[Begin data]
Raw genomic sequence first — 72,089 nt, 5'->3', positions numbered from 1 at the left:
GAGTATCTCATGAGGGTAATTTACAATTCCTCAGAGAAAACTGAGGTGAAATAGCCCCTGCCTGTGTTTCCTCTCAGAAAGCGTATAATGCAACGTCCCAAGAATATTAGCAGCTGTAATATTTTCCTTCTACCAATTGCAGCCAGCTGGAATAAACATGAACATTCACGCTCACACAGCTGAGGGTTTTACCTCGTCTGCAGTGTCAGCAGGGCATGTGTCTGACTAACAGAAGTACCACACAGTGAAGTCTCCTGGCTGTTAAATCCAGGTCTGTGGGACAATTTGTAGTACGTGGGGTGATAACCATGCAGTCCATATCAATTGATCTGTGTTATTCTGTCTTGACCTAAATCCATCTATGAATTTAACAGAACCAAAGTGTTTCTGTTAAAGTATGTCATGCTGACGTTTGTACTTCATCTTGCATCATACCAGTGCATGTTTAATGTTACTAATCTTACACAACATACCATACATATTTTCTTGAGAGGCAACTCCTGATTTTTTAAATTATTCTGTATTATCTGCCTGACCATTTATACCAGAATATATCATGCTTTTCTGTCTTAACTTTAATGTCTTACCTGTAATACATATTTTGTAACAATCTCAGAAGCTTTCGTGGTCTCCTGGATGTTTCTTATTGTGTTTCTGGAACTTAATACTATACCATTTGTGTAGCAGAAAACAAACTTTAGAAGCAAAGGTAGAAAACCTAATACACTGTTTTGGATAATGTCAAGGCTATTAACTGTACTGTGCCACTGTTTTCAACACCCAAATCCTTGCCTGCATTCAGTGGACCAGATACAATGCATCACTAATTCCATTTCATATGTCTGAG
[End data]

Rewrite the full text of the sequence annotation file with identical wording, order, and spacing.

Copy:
Raw genomic sequence first — 72,089 nt, 5'->3', positions numbered from 1 at the left:
GAGTATCTCATGAGGGTAATTTACAATTCCTCAGAGAAAACTGAGGTGAAATAGCCCCTGCCTGTGTTTCCTCTCAGAAAGCGTATAATGCAACGTCCCAAGAATATTAGCAGCTGTAATATTTTCCTTCTACCAATTGCAGCCAGCTGGAATAAACATGAACATTCACGCTCACACAGCTGAGGGTTTTACCTCGTCTGCAGTGTCAGCAGGGCATGTGTCTGACTAACAGAAGTACCACACAGTGAAGTCTCCTGGCTGTTAAATCCAGGTCTGTGGGACAATTTGTAGTACGTGGGGTGATAACCATGCAGTCCATATCAATTGATCTGTGTTATTCTGTCTTGACCTAAATCCATCTATGAATTTAACAGAACCAAAGTGTTTCTGTTAAAGTATGTCATGCTGACGTTTGTACTTCATCTTGCATCATACCAGTGCATGTTTAATGTTACTAATCTTACACAACATACCATACATATTTTCTTGAGAGGCAACTCCTGATTTTTTAAATTATTCTGTATTATCTGCCTGACCATTTATACCAGAATATATCATGCTTTTCTGTCTTAACTTTAATGTCTTACCTGTAATACATATTTTGTAACAATCTCAGAAGCTTTCGTGGTCTCCTGGATGTTTCTTATTGTGTTTCTGGAACTTAATACTATACCATTTGTGTAGCAGAAAACAAACTTTAGAAGCAAAGGTAGAAAACCTAATACACTGTTTTGGATAATGTCAAGGCTATTAACTGTACTGTGCCACTGTTTTCAACACCCAAATCCTTGCCTGCATTCAGTGGACCAGATACAATGCATCACTAATTCCATTTCATATGTCTGAG